Ohio Could Ban College Sports Prop Wagers

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The National Collegiate Athletic Association (NCAA) has teamed with Ohio governor Mike DeWine in encouraging the state’s gambling regulator to ban prop bets on college sports.

In a recent letter to the Ohio Casino Control Commission (OHCC), DeWine and NCAA President Charlie Baker outlined the reasoning behind their ban proposal.

They cited a pair of 2023 NCAA studies that showed increasing levels of online and offline abuse aimed at college athletes, often from angry sports bettors.

The two influential figures believe that banning prop betting from the Ohio sports betting market will take the heat off individual athletes’ performances.

“One year into sports gambling in Ohio, we have seen a marketplace develop where a number of bad actors have engaged in unacceptable behavior by making threats against student-athletes in Ohio and across the country,” said Governor DeWine.

“By amending rules to focus bets on the team and away from individual athletes, I believe we can improve the marketplace in Ohio and better protect student-athletes from unnecessary and potentially harmful threats.”

Data is Clear, Baker Says

The NCAA commissioned two extensive studies into sports betting in 2023. One spoke to college athletes and administrators about sports betting on campus, including questions on athlete harassment.

It found that 25% of respondents were aware of harassment or abuse aimed at athletes from angry sports bettors.

The second used data analysis firm Signify to look at levels of online abuse and its correlation with betting interests.

Now, Baker believes the numbers are in and the NCAA needs to act. Ohio has been at the forefront of this issue before, giving regulators the power to ban abusive bettors from sportsbooks in the state. So, it’s clear that the NCAA and DeWine see eye to eye on this issue, making it a tactical choice to test the waters on appetite for legislation nationally.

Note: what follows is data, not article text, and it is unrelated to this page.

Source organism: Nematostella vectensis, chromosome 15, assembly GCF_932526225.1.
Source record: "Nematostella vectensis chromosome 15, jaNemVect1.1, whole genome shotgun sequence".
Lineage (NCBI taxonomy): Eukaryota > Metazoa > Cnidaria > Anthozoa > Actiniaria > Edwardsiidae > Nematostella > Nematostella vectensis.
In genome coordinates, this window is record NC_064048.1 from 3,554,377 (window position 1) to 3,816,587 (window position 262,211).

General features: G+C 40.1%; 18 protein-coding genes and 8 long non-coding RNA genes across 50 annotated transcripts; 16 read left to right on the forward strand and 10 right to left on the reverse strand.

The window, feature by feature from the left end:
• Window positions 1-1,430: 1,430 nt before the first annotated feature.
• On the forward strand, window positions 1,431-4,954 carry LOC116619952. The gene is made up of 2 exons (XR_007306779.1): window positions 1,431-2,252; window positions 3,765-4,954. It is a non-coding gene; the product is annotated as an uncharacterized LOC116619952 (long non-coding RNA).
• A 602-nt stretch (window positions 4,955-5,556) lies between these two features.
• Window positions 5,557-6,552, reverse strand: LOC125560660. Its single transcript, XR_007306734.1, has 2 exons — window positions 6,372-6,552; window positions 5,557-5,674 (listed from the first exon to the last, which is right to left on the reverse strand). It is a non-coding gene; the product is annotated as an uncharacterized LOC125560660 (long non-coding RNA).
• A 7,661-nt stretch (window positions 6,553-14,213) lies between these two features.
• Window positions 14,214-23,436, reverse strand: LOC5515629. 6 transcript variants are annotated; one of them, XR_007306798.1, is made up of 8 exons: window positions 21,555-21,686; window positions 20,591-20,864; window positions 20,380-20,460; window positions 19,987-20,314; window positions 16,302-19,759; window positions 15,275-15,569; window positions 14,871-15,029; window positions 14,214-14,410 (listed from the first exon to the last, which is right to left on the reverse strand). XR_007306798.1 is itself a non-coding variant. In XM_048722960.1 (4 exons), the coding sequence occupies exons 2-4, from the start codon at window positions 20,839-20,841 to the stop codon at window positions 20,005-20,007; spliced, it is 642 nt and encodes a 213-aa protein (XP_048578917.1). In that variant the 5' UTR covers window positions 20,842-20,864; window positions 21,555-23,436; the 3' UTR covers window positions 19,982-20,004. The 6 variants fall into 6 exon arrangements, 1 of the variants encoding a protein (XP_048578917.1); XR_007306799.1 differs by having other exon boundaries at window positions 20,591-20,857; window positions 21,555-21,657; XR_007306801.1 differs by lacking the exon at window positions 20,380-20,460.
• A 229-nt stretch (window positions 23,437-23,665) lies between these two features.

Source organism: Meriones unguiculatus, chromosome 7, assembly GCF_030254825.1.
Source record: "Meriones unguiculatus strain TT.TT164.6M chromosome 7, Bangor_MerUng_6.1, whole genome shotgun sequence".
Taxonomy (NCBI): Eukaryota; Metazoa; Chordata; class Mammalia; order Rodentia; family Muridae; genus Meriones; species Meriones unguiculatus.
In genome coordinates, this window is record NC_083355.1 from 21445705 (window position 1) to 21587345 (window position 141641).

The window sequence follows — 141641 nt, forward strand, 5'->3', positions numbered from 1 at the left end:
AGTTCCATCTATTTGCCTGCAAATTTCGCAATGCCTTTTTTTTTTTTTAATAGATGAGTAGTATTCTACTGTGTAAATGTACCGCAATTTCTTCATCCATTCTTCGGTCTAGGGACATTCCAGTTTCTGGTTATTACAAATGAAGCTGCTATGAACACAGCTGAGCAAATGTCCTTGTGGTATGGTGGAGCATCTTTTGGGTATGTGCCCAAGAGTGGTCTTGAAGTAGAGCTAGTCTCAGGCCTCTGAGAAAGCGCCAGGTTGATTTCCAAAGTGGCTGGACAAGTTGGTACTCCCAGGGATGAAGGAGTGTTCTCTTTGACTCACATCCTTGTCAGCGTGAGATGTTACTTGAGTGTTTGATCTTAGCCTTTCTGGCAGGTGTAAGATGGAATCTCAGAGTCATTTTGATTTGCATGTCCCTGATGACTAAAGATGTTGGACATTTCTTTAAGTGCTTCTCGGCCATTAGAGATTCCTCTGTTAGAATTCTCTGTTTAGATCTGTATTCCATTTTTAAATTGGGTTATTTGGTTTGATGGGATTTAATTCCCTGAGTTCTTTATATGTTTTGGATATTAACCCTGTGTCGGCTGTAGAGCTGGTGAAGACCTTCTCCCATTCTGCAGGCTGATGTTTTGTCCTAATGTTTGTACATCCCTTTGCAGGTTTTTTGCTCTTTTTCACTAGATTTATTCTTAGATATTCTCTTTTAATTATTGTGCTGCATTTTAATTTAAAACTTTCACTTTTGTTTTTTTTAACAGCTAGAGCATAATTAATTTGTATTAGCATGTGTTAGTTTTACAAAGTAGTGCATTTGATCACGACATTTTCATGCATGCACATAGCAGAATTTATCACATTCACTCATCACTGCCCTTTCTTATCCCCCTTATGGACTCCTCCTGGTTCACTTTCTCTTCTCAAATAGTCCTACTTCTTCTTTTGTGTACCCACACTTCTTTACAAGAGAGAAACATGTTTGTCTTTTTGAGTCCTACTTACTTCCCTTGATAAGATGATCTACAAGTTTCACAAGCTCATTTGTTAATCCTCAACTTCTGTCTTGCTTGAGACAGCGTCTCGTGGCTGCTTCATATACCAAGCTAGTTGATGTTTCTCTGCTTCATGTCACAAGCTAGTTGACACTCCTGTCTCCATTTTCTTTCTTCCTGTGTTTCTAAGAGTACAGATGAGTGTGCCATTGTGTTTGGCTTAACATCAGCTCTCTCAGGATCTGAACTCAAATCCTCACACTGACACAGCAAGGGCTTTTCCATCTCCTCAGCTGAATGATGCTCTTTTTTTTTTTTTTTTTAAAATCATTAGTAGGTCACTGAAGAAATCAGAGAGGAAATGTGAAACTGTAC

“The data is clear that student-athletes are getting harassed by bettors. Sports betting without appropriate controls poses real risks to the well-being of student-athletes and to the integrity of collegiate competition – risks which are heightened by individual prop bets,” said Baker in the joint statement.

“On behalf of the thousands of student-athletes, administrators, and game officials in Ohio, I thank Governor DeWine for acting quickly to protect student-athletes and game integrity, while responsibly regulating the growing sports betting industry in Ohio.”

Wider Support from Colleges

As well as DeWine and Baker, the letter to the OCCM also outlined support from various university teams and staff in the state.

That included University of Dayton Director of Athletics Neil Sullivan and Gene Smith, SVP and Wolfe Foundation-Eugene Smith athletics director.

“We support any action that aims to protect students and their families from inexcusable abuse and threats. We applaud Governor Mike DeWine and President Charlie Baker for engaging in this important conversation,” said Sullivan.

The Casino Control Commission replied last week, saying it would consider the request. If granted, any proposition bet based on an athlete’s individual performance, or a team bet that relies more than 50% on one individual, would be banned from the Ohio market.

The proposal gave the example of betting on Team A to gain over 200 passing yards as one that would predominantly rely on the performance of one player, which, in this example, would be the quarterback.

State Differences

Interestingly, while Ohio may be on the verge of rolling back college sports betting options, other states are looking to expand the market. Sports betting in Virginia could soon open up to betting on in-state college teams if one lawmaker has his way.

Virginia State Senator Schuyler VanValkenburg (D-72) last month introduced a bill aiming to legalize in-state betting on Virginia college sports teams like the Virginia State Cavaliers.

VanValkenburg reasoned that bettors already travel across state lines to use Kentucky sports betting platforms to wager on Virginia teams, costing the state tax dollars.

“You can ban it, but people are still going to do it,” VanValkenburg said, speaking last month. “The fear that this is going to corrupt or put pressure on Virginia athletes, that’s already there. We’re already living in that world.”

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